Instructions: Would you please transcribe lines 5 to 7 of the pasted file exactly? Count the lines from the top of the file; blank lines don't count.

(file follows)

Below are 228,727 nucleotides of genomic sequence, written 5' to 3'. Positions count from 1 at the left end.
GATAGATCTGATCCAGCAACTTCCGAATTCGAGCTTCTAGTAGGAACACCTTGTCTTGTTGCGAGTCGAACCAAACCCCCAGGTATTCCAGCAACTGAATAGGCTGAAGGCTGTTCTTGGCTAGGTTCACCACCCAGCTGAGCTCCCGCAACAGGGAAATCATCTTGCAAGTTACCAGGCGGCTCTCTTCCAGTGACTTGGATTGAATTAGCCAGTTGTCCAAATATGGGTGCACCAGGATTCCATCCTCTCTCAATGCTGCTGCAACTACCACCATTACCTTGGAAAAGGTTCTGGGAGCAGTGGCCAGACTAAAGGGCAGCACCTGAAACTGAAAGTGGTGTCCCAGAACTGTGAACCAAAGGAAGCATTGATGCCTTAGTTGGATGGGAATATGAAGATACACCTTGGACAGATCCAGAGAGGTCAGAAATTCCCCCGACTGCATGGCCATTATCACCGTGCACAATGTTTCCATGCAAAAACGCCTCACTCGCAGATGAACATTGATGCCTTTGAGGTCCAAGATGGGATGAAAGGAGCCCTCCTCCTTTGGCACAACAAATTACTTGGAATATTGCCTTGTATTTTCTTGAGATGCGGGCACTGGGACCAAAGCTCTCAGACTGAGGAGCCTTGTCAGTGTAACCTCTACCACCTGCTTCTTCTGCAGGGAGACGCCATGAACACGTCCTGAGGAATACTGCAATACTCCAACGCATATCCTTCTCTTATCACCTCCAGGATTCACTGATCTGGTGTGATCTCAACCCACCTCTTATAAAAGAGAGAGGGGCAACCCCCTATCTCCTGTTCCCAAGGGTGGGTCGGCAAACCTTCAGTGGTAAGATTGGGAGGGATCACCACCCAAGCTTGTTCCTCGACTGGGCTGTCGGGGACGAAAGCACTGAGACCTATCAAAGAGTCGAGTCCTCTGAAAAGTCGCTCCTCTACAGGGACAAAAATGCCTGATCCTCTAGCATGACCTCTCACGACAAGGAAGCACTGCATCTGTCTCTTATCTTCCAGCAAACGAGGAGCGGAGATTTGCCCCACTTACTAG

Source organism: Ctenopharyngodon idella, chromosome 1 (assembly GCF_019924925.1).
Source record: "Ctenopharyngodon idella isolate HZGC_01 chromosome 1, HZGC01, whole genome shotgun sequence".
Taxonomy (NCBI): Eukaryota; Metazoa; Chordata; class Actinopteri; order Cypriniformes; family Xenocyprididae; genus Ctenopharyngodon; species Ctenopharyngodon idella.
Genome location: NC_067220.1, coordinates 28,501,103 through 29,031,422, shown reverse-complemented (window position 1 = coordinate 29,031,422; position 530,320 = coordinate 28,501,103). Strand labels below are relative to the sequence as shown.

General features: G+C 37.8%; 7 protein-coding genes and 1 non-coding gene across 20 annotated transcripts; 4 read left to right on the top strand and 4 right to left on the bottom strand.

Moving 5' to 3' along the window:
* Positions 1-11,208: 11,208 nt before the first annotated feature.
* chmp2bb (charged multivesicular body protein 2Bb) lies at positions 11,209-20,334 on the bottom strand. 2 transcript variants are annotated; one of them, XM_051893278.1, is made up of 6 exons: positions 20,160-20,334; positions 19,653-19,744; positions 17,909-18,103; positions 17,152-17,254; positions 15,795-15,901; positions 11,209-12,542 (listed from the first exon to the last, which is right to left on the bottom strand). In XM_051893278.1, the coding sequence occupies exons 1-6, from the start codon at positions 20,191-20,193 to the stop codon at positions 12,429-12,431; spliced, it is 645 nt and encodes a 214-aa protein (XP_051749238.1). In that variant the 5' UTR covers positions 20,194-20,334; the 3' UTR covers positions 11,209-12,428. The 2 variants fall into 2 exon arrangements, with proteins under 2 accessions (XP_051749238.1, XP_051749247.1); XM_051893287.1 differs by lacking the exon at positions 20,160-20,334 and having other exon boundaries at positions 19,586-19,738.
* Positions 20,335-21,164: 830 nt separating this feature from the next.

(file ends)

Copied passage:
Taxonomy (NCBI): Eukaryota; Metazoa; Chordata; class Actinopteri; order Cypriniformes; family Xenocyprididae; genus Ctenopharyngodon; species Ctenopharyngodon idella.
Genome location: NC_067220.1, coordinates 28,501,103 through 29,031,422, shown reverse-complemented (window position 1 = coordinate 29,031,422; position 530,320 = coordinate 28,501,103). Strand labels below are relative to the sequence as shown.

General features: G+C 37.8%; 7 protein-coding genes and 1 non-coding gene across 20 annotated transcripts; 4 read left to right on the top strand and 4 right to left on the bottom strand.